Born in Uruapan, Michoacan, Mexico, sculptor Jorge Marin likens his childhood to growing up in Macondo, the fictional town setting in the Gabriel García Márquez novel, One Hundred Years of Solitude. Which illustrates his artistic (and mythic) view of the world around him.
Marin was born in one of the most avocado-prolific regions in Mexico. Uruapan claims the title of “Avocado Capital of the World”, thanks to its six different packing facilities. Avocados from Uruapan ship to the United States, Central America, Europe and Japan. And that makes avocados a major industry in the region. As you can imagine, Jorge Marin’s life could have turned out much differently. But art called him. And he answered. Gracias, Dios.
The Wings of Mexico
Jorge Marin’s work, primarily in bronze, focuses on the human figure – often with wings – as a metaphor for his own life experiences.
His work ranges from miniature to monumental and some of his most recognizable work includes his oversized wings. Appropriately, the Collection is called The Wings of Mexico and they have been exhibited and installed around the world. Museums, airports and public parks from Shanghai to Dubai, from Berlin to Paris have hosted the wings.
The original Wings are on permanent display near the Paseo de la Reforma, Mexico City’s most historic avenue. Also, eight replicas of The Wings of Mexico live permanently in eight cities on five continents across the world. These wings invite the public to become part of the art as they picture themselves … with wings.
Above, Jorge Marin poses with a Wings of Mexico installation in California. As well as globally, the wings have landed many US cities including Dallas and Colorado. And Marin’s popularity has exploded in the past decade. But in Mexico, he’s always been an icon and favorite son.
Icarus of Greek Mythology in Jorge Marin’s work
Some pieces, such as the one above, immediately bring to mind Icarus. If you recall, in Greek Mythology, Icarus flew with wings made of feathers and wax. But they melted as he flew too close to the sun and he fell into the sea. He was warned. But he didn’t pay attention. There’s a note of caution in there for all of us, isn’t there? But there’s a note of optimism also. These feathers are held on with straps – not wax. A message? You see why I like this Jorge Marin.
The ever-present beak on his subjects suggests the Carnival in Venice to me, with those wonderful masks. But not all of Jorge Marin’s sculptures have wings. And many that don’t are engaged in tranquil exercise or an elegant balancing act. And often, a sphere is the base.
The Centaur is another of Jorge Marin’s favored subjects. Although not as common in his work, these half-horse, half-man creatures are again mythical. And again from Greek mythology.
But the Wings are the Thing
Much of Mexico’s best art is on public display. And you’ll find Jorge Marin’s sculptures in many cities, towns and airports around Mexico. And for that matter, around the world. Note the old aviator cap on this one. The cap is a recurring accessory. And his large impressive public pieces often sport one.
Such emotional work – this is one of my favorites. Titled, “El Abrazo Monumental” – The Monumental Hug.
Aerobatics in Bronze by Jorge Marin
Many of his characters are acrobats – and characters they are, indeed. And once again, he uses the aviator cap.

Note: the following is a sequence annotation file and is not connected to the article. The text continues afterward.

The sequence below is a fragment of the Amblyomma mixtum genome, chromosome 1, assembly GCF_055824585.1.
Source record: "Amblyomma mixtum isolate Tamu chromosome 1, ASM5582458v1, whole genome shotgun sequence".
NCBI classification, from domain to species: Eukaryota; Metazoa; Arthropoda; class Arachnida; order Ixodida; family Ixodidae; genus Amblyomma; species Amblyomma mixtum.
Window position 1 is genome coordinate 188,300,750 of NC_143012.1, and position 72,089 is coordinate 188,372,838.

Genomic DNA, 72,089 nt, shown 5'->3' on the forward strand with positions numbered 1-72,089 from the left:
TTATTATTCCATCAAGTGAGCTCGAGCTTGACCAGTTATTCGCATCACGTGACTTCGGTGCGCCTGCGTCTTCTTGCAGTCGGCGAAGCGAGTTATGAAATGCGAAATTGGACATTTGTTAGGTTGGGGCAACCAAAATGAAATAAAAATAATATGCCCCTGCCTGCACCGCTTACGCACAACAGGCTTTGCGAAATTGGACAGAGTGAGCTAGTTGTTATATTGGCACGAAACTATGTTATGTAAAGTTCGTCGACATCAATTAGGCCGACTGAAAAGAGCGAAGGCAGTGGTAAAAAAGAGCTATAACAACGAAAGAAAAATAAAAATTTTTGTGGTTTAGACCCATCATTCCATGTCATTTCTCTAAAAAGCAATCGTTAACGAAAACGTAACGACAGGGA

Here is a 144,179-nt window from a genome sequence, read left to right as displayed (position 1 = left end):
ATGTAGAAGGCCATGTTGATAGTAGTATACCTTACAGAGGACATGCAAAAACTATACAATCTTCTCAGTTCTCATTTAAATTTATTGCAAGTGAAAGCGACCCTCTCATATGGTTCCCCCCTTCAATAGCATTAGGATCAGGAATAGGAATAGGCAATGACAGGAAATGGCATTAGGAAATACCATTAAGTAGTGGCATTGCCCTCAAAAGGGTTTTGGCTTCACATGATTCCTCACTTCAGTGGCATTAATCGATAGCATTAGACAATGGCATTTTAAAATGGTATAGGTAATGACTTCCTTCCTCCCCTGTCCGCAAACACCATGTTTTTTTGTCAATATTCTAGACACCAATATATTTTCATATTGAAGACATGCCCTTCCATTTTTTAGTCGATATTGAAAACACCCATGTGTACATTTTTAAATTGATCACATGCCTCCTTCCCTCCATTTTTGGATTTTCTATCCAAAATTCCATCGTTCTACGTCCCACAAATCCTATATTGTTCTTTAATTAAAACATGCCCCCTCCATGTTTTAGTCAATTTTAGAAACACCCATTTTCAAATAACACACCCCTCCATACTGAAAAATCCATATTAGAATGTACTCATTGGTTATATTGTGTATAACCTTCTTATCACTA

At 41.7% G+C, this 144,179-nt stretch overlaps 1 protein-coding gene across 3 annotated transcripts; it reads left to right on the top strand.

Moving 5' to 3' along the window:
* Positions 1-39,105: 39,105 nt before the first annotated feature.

Jorge Marin produces more miniature sculptures now, suitable for more private collections (we don’t all have garden estates). But rest assured that he has not forsaken the colossal.
Below, ‘El Vigilante’ (The Vigilant) – guards over the entrance of Ecatepec, Morelos (just outside Mexico City). This one is minus the aviator cap. And he towers 25 meters ( 82 feet) over the entrance of the city.
You’d best behave in Ecatapec – El Vigilante watches over the city.
Another of his winged, crouching men on spheres (that I’ve always viewed as the earth).
And below, a Pegasus. Greek mythology seems to be his forte. Personally, I’ve always had a hard time choosing between Greek and Roman – but I guess I should pick one.
Airport Art featuring Jorge Marin
Jorge Marin’s sculptures are instantly recognizable. And if you’re a traveling type, you’ll notice him in airports and public spaces around the world, now that you know who he is.
Keep your eyes open. Jorge Marin’s work will be both indoors and outdoors in airports you travel through. Airports have a great deal of incredible art, overall, don’t they? Maybe we need to do an airport art post, there are so many incredible installations.
Where is your favorite airport art? Tell us in the comments and we’ll have a look.
Some of Jorge Marin’s pieces (like the one above) are almost whimsical. But his classic, instantly recognizable pieces almost always feature wings and the Venetian mask nose.
Birdman and Jorge Marin?
I’ve often wondered if Birdman, the award-winning 2014 film, starring Micheal Keaton, was in part, inspired by Jorge Marin’s work. And know that if I ever get to meet Iñárritu (the Mexican director), I’ll ask and report back. Bur seriously, don’t hold your breath on that one.
The governments of Mexico have always been progressive in identifying and supporting emerging artists, such as Jorge (and his brother, Javier) Marin, Sergio Bustamante and many others. In addition to government promotion for individual artists, they also sponsor many events. And many emerging artists are discovered at ‘Zona Maco’ – the largest public art week of its kind in Latin America. Naturally, it is held in Mexico City every year.
Mexico has some incredible artists and we delight in the knowledge that Jorge Marin is in the global spotlight today. His incredibly fascinating bronze sculptures are exhibited in museums and public spaces around the world, including France, Spain, Portugal, Germany, England, Russia, Norway, Turkey, Singapore, China, theUnited Arab Emirates, the United States and Canada.
Not bad for the kid from Uruapan.